The billing records disclosed for the first time to investigators that Mrs. Clinton had done legal work on a fraudulent land development south of Little Rock, Ark., that was owned by Jim McDougal, one of her Whitewater partners.
Ray will now focus on whether to bring criminal charges against President Clinton in the Monica Lewinsky scandal a matter that was added to the independent counsel's investigation in 1998 during Starr's tenure.
Ray has said that decision will be made after the president leaves office in January. A grand jury was impaneled recently in Washington to help make the decision.
The Whitewater investigation left an indelible mark, including a record $52 million bill and 14 convictions, including those of the Clintons' business partners in Whitewater, Clinton friend Webster Hubbell and Tucker.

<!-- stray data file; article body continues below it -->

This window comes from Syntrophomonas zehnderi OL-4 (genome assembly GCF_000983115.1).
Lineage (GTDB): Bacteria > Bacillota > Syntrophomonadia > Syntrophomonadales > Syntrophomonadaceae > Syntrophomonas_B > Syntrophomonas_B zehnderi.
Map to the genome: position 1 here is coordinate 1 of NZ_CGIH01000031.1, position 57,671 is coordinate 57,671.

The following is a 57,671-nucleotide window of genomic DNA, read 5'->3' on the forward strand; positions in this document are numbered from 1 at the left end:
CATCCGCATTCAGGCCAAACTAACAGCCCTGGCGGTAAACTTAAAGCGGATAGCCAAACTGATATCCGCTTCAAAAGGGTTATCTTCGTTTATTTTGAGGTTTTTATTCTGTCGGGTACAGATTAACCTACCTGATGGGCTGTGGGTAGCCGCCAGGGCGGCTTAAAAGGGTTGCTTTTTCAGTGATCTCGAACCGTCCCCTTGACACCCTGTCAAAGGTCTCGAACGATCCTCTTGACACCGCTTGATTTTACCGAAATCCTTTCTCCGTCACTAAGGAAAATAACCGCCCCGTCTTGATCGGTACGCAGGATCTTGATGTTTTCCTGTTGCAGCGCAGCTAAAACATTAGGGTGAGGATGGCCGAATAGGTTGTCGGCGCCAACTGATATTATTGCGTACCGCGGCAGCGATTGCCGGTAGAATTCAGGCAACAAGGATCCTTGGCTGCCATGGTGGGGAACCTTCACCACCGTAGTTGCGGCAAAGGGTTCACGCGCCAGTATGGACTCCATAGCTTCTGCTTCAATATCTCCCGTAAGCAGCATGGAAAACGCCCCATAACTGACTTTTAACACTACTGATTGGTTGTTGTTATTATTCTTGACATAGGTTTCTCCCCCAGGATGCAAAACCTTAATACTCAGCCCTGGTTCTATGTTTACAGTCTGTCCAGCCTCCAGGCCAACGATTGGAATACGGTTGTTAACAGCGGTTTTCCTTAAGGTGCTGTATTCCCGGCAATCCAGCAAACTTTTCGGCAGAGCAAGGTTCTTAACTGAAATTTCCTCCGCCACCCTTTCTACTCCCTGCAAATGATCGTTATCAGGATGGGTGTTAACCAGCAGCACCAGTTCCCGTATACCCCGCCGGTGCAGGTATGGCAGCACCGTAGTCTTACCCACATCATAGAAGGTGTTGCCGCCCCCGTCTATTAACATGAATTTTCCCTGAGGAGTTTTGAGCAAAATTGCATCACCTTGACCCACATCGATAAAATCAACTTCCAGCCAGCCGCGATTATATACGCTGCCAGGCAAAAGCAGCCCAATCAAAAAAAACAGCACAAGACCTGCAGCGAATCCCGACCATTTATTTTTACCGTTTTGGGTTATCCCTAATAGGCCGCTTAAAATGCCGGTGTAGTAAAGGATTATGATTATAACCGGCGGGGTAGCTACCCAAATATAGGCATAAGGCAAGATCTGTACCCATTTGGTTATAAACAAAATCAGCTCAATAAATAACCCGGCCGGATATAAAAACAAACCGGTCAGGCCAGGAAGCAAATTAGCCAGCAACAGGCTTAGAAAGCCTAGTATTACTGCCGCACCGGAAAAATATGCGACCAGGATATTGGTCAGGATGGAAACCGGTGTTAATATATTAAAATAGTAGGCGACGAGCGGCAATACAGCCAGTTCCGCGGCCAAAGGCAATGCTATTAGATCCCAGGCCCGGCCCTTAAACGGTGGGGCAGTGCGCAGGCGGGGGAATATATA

The lone remaining matter in the original Whitewater case is an appeal involving one of Tucker's cases. Ray is not expected to retry Tucker if the appeal succeeds.
Ray's announcement ends the investigation into the failed Madison Guaranty Savings & Loan in Arkansas, owned by the Clintons' Whitewater partners, McDougal and his former wife, Susan. The thrift failed at a cost of $73 million to taxpayers.
The McDougals were convicted in a 1996 fraud trial stemming from the collapse of the S&L.
Jim McDougal died in prison and Susan McDougal served a year and a half behind bars for refusing to tell a federal grand jury whether President Clinton testified truthfully in the case.
The president swore that he knew nothing about a fraudulent federally backed $300,000 loan to the McDougals that they never repaid.
When prosecutors finally got to question Mrs. McDougal last year for the first time, she said more than 40 times that she did not recall various business deals related to Whitewater and the failing S&L, asserting that her husband had handled most financial matters.
The investigation of Mrs. Clinton focused on legal work she performed on a fraud-ridden land development called Castle Grande, owned by Jim McDougal and Little Rock businessman Seth Ward, the father-in-law of Hubbell, Mrs. Clinton's former partner.